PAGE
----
Science and innovation

Science and innovation are vital to prosperity, security and wellbeing. The UK has a long history of collaborating with European partners on ground-breaking research, from the search for an Ebola vaccine and other medical breakthroughs, to cleaner energy research, through to work on space exploration.

Partnerships between the UK and other EU Member states increase the impact and influence of our science and research activity. Continued collaboration on science and innovation is to the mutual benefit of both parties.

The UK plays an important role in making Europe one of the world’s leading locations for research and innovation. The UK strongly supports the key principles that underpin EU science and innovation, of scientific excellence, openness to the world and European added value. The UK welcomes the EU’s proposal for the next Multiannual Financial Framework (MFF), the EU budgetary cycle, which demonstrates continued ambition towards research and innovation. The UK would like to play a role in realising that ambition.

As Box 1 demonstrates, there is substantial benefit from UK-EU scientific cooperation. Continued collaboration on science and innovation would mean both parties would continue to benefit, driving up the quality of research outputs and significantly increasing the impact and influence of EU science and research activity.

The UK wishes to build on our existing relationship by concluding an ambitious agreement on science and innovation with the EU. This will outline a framework for cooperation in science, research, innovation and technology, providing mechanisms to facilitate UK-EU cooperation and encourage bilateral and multilateral collaboration between the UK and EU Member States. The agreement should contain provisions which:

  1. establish channels for regular dialogue between regulators, researchers and experts;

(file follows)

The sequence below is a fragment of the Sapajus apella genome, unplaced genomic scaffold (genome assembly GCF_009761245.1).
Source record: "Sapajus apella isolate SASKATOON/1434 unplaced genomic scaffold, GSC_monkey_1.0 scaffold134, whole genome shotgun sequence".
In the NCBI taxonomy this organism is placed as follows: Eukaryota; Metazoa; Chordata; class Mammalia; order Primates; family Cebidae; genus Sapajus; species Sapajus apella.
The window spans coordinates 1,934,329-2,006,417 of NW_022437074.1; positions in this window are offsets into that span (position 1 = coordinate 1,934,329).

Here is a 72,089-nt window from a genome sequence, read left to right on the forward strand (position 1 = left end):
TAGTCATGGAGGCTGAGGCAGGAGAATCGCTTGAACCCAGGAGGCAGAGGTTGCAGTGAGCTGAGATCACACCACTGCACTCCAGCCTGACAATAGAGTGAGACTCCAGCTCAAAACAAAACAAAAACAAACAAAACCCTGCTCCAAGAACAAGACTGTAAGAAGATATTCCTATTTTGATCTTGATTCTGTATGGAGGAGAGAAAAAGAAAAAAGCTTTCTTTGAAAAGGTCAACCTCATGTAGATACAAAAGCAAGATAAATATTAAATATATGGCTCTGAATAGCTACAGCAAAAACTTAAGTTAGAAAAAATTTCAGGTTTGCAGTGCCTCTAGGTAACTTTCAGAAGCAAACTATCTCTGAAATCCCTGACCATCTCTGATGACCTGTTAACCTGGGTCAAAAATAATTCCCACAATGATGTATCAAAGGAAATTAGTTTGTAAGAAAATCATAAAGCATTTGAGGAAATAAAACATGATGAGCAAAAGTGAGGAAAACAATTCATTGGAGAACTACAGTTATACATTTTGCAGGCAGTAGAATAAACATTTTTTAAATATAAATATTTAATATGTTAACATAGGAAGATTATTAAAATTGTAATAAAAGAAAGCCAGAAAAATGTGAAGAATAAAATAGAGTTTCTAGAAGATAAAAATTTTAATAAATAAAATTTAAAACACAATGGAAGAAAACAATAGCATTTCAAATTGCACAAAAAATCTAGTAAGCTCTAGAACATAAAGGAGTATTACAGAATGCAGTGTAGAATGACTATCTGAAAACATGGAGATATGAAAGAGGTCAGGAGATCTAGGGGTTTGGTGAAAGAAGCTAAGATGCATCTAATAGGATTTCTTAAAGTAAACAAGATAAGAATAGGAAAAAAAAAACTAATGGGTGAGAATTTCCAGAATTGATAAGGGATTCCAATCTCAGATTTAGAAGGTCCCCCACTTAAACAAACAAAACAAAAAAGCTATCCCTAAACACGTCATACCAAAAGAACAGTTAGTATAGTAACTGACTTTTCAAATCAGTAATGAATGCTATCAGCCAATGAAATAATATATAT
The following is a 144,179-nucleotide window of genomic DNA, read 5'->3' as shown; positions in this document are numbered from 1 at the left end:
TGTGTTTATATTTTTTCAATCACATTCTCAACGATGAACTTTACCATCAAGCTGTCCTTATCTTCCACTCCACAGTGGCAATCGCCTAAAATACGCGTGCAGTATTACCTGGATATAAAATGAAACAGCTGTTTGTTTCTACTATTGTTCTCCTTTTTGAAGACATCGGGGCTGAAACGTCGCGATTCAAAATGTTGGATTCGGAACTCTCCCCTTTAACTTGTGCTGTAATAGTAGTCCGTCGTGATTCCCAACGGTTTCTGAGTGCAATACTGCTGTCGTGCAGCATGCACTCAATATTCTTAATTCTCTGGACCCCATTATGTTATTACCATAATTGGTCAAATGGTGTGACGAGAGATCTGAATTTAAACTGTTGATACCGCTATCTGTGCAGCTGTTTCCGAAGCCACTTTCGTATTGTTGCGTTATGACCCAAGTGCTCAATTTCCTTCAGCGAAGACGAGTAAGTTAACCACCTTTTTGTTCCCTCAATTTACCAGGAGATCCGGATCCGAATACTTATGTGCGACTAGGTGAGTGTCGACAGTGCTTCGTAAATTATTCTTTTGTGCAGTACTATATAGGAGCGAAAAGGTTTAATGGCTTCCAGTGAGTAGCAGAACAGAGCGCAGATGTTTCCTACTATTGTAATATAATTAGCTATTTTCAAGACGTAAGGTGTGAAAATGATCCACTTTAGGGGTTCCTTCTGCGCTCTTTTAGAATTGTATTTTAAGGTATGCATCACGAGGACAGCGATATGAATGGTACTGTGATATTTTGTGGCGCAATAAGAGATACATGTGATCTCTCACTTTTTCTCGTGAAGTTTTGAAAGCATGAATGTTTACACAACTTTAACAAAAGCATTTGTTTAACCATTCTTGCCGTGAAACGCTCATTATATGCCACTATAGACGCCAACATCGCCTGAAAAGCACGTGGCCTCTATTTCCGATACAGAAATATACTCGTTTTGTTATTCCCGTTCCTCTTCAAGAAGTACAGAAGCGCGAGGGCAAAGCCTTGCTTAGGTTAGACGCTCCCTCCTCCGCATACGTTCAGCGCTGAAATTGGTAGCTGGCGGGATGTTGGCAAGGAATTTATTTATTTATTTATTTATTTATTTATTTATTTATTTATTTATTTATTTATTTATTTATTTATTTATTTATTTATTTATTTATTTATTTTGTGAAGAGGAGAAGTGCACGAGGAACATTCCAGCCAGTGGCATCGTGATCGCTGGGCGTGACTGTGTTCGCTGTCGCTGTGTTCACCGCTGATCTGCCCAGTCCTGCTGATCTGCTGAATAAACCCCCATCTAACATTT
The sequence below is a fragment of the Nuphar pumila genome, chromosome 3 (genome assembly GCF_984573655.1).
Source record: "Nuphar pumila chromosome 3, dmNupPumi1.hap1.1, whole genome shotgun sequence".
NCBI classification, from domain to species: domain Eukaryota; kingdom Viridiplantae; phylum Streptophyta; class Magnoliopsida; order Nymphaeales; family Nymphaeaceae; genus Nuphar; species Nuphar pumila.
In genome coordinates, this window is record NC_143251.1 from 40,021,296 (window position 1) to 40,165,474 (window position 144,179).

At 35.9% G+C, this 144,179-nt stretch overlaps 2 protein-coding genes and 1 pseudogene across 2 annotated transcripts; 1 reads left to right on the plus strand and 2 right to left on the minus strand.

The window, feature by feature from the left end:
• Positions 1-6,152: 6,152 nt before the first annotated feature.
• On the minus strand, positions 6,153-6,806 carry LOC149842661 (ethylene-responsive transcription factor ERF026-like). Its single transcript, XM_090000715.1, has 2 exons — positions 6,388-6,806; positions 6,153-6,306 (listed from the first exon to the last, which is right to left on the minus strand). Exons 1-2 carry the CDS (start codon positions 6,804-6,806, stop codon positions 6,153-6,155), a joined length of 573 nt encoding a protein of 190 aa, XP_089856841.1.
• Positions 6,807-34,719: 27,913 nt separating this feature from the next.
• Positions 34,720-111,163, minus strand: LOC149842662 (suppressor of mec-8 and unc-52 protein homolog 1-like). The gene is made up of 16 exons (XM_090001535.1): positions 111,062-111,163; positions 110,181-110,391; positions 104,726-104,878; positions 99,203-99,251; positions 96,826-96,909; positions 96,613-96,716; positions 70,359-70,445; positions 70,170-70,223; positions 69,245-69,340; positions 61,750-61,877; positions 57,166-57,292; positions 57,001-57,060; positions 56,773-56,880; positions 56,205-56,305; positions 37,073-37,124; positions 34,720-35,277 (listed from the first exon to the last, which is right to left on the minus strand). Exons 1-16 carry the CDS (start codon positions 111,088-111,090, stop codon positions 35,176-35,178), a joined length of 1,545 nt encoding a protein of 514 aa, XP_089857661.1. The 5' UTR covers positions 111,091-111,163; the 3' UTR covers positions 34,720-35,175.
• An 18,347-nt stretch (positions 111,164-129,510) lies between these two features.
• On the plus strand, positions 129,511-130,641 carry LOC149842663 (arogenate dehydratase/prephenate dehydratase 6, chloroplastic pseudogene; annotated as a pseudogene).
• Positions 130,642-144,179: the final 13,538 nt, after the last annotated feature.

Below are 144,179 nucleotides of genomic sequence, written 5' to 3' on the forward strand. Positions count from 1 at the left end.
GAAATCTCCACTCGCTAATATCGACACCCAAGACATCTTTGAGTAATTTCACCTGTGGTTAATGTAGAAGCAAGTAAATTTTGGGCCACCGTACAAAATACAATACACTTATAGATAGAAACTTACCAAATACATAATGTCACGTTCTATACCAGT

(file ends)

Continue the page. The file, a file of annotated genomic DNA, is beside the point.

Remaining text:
2. ensure continued cooperation through joint EU and UK participation in networks, infrastructures, policies and agencies which are to our joint benefit;
  3. provide for UK participation in EU research funding programmes relating to science and innovation;
  4. establish governance provisions, such as participation in programme and other relevant Committees, to ensure the UK’s influence over those policies and programmes in which we continue to participate to the benefit of the UK and the EU.

The agreement should be based on the following principles:

  1. mutual benefit;
  2. reciprocal opportunities to engage in cooperative activities;
  3. equal and fair treatment;
  4. timely sharing of information that may affect cooperative activities.

UK and EU research communities should be able to continue to access the skills that support innovation in science and technology while also ensuring cross-border collaboration. To support this cooperation, the UK has proposed agreeing an appropriate UK-EU labour mobility framework that will underpin many areas of our future economic partnership. More detail on this can be found in the Mobility Framework chapter of this paper.